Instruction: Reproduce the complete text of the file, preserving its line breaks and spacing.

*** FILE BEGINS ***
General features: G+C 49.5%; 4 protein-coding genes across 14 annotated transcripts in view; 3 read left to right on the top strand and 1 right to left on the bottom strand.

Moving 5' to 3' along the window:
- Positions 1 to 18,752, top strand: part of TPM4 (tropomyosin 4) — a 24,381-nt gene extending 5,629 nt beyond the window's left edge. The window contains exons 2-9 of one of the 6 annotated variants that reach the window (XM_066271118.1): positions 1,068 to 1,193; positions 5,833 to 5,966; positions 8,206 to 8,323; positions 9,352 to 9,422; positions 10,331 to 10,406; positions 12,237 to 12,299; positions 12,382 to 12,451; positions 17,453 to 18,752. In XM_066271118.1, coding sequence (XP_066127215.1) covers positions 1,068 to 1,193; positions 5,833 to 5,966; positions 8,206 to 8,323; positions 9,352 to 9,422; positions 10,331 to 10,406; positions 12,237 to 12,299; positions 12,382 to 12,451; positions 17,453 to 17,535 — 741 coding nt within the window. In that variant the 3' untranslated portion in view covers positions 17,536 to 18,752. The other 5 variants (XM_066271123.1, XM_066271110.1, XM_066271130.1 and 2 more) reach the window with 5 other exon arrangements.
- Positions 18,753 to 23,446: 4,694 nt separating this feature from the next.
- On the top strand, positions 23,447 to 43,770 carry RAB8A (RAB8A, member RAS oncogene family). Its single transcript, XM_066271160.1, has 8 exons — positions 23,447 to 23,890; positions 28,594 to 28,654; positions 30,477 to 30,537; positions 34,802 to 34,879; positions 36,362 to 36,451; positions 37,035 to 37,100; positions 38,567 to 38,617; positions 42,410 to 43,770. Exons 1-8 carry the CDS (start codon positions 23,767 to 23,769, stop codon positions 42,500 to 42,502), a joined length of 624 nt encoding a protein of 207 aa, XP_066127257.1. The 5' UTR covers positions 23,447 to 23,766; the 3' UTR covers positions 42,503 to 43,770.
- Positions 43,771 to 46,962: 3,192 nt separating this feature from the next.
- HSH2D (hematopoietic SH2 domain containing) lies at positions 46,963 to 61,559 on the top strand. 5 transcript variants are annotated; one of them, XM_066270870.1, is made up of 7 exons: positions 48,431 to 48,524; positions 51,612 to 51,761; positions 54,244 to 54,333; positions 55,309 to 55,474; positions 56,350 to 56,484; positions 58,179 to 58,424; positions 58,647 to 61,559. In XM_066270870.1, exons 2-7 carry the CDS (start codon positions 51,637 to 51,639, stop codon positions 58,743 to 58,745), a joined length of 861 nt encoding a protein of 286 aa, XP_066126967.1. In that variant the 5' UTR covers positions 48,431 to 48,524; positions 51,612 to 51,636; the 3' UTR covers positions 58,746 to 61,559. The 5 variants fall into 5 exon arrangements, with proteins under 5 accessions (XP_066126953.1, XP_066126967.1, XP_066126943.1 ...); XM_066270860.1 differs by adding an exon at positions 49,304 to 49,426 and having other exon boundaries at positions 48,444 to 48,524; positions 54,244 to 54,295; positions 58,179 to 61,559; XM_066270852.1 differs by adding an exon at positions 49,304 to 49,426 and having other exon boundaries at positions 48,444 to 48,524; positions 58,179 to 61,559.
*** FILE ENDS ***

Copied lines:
General features: G+C 49.5%; 4 protein-coding genes across 14 annotated transcripts in view; 3 read left to right on the top strand and 1 right to left on the bottom strand.

Moving 5' to 3' along the window:
- Positions 1 to 18,752, top strand: part of TPM4 (tropomyosin 4) — a 24,381-nt gene extending 5,629 nt beyond the window's left edge. The window contains exons 2-9 of one of the 6 annotated variants that reach the window (XM_066271118.1): positions 1,068 to 1,193; positions 5,833 to 5,966; positions 8,206 to 8,323; positions 9,352 to 9,422; positions 10,331 to 10,406; positions 12,237 to 12,299; positions 12,382 to 12,451; positions 17,453 to 18,752. In XM_066271118.1, coding sequence (XP_066127215.1) covers positions 1,068 to 1,193; positions 5,833 to 5,966; positions 8,206 to 8,323; positions 9,352 to 9,422; positions 10,331 to 10,406; positions 12,237 to 12,299; positions 12,382 to 12,451; positions 17,453 to 17,535 — 741 coding nt within the window. In that variant the 3' untranslated portion in view covers positions 17,536 to 18,752. The other 5 variants (XM_066271123.1, XM_066271110.1, XM_066271130.1 and 2 more) reach the window with 5 other exon arrangements.
- Positions 18,753 to 23,446: 4,694 nt separating this feature from the next.
- On the top strand, positions 23,447 to 43,770 carry RAB8A (RAB8A, member RAS oncogene family). Its single transcript, XM_066271160.1, has 8 exons — positions 23,447 to 23,890; positions 28,594 to 28,654; positions 30,477 to 30,537; positions 34,802 to 34,879; positions 36,362 to 36,451; positions 37,035 to 37,100; positions 38,567 to 38,617; positions 42,410 to 43,770. Exons 1-8 carry the CDS (start codon positions 23,767 to 23,769, stop codon positions 42,500 to 42,502), a joined length of 624 nt encoding a protein of 207 aa, XP_066127257.1. The 5' UTR covers positions 23,447 to 23,766; the 3' UTR covers positions 42,503 to 43,770.
- Positions 43,771 to 46,962: 3,192 nt separating this feature from the next.
- HSH2D (hematopoietic SH2 domain containing) lies at positions 46,963 to 61,559 on the top strand. 5 transcript variants are annotated; one of them, XM_066270870.1, is made up of 7 exons: positions 48,431 to 48,524; positions 51,612 to 51,761; positions 54,244 to 54,333; positions 55,309 to 55,474; positions 56,350 to 56,484; positions 58,179 to 58,424; positions 58,647 to 61,559. In XM_066270870.1, exons 2-7 carry the CDS (start codon positions 51,637 to 51,639, stop codon positions 58,743 to 58,745), a joined length of 861 nt encoding a protein of 286 aa, XP_066126967.1. In that variant the 5' UTR covers positions 48,431 to 48,524; positions 51,612 to 51,636; the 3' UTR covers positions 58,746 to 61,559. The 5 variants fall into 5 exon arrangements, with proteins under 5 accessions (XP_066126953.1, XP_066126967.1, XP_066126943.1 ...); XM_066270860.1 differs by adding an exon at positions 49,304 to 49,426 and having other exon boundaries at positions 48,444 to 48,524; positions 54,244 to 54,295; positions 58,179 to 61,559; XM_066270852.1 differs by adding an exon at positions 49,304 to 49,426 and having other exon boundaries at positions 48,444 to 48,524; positions 58,179 to 61,559.